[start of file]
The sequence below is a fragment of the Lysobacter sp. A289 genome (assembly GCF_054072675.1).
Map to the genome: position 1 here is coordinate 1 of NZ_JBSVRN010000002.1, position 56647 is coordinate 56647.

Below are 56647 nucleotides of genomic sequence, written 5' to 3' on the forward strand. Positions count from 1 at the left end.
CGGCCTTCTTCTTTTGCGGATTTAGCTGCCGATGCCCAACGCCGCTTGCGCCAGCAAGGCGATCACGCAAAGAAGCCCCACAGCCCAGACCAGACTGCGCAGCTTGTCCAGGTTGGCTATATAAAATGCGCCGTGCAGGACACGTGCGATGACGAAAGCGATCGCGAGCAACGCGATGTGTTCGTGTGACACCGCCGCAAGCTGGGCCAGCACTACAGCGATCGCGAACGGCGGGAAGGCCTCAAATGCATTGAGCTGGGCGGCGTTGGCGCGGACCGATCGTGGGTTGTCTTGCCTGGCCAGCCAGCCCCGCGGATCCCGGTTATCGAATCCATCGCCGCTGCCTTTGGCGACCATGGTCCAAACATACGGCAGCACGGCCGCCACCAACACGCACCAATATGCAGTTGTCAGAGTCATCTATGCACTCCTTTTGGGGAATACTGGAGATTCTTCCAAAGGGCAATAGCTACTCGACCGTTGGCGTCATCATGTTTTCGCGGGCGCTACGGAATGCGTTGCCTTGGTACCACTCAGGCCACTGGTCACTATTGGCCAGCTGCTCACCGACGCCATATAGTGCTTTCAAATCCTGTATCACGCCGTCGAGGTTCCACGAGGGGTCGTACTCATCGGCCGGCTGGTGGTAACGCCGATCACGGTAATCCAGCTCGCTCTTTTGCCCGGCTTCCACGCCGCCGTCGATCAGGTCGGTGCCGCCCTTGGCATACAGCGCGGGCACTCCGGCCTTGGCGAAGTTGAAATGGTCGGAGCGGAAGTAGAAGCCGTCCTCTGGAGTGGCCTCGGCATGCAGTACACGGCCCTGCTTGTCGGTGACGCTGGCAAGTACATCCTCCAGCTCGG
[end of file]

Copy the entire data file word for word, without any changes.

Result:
The sequence below is a fragment of the Lysobacter sp. A289 genome (assembly GCF_054072675.1).
Map to the genome: position 1 here is coordinate 1 of NZ_JBSVRN010000002.1, position 56647 is coordinate 56647.

Below are 56647 nucleotides of genomic sequence, written 5' to 3' on the forward strand. Positions count from 1 at the left end.
CGGCCTTCTTCTTTTGCGGATTTAGCTGCCGATGCCCAACGCCGCTTGCGCCAGCAAGGCGATCACGCAAAGAAGCCCCACAGCCCAGACCAGACTGCGCAGCTTGTCCAGGTTGGCTATATAAAATGCGCCGTGCAGGACACGTGCGATGACGAAAGCGATCGCGAGCAACGCGATGTGTTCGTGTGACACCGCCGCAAGCTGGGCCAGCACTACAGCGATCGCGAACGGCGGGAAGGCCTCAAATGCATTGAGCTGGGCGGCGTTGGCGCGGACCGATCGTGGGTTGTCTTGCCTGGCCAGCCAGCCCCGCGGATCCCGGTTATCGAATCCATCGCCGCTGCCTTTGGCGACCATGGTCCAAACATACGGCAGCACGGCCGCCACCAACACGCACCAATATGCAGTTGTCAGAGTCATCTATGCACTCCTTTTGGGGAATACTGGAGATTCTTCCAAAGGGCAATAGCTACTCGACCGTTGGCGTCATCATGTTTTCGCGGGCGCTACGGAATGCGTTGCCTTGGTACCACTCAGGCCACTGGTCACTATTGGCCAGCTGCTCACCGACGCCATATAGTGCTTTCAAATCCTGTATCACGCCGTCGAGGTTCCACGAGGGGTCGTACTCATCGGCCGGCTGGTGGTAACGCCGATCACGGTAATCCAGCTCGCTCTTTTGCCCGGCTTCCACGCCGCCGTCGATCAGGTCGGTGCCGCCCTTGGCATACAGCGCGGGCACTCCGGCCTTGGCGAAGTTGAAATGGTCGGAGCGGAAGTAGAAGCCGTCCTCTGGAGTGGCCTCGGCATGCAGTACACGGCCCTGCTTGTCGGTGACGCTGGCAAGTACATCCTCCAGCTCGG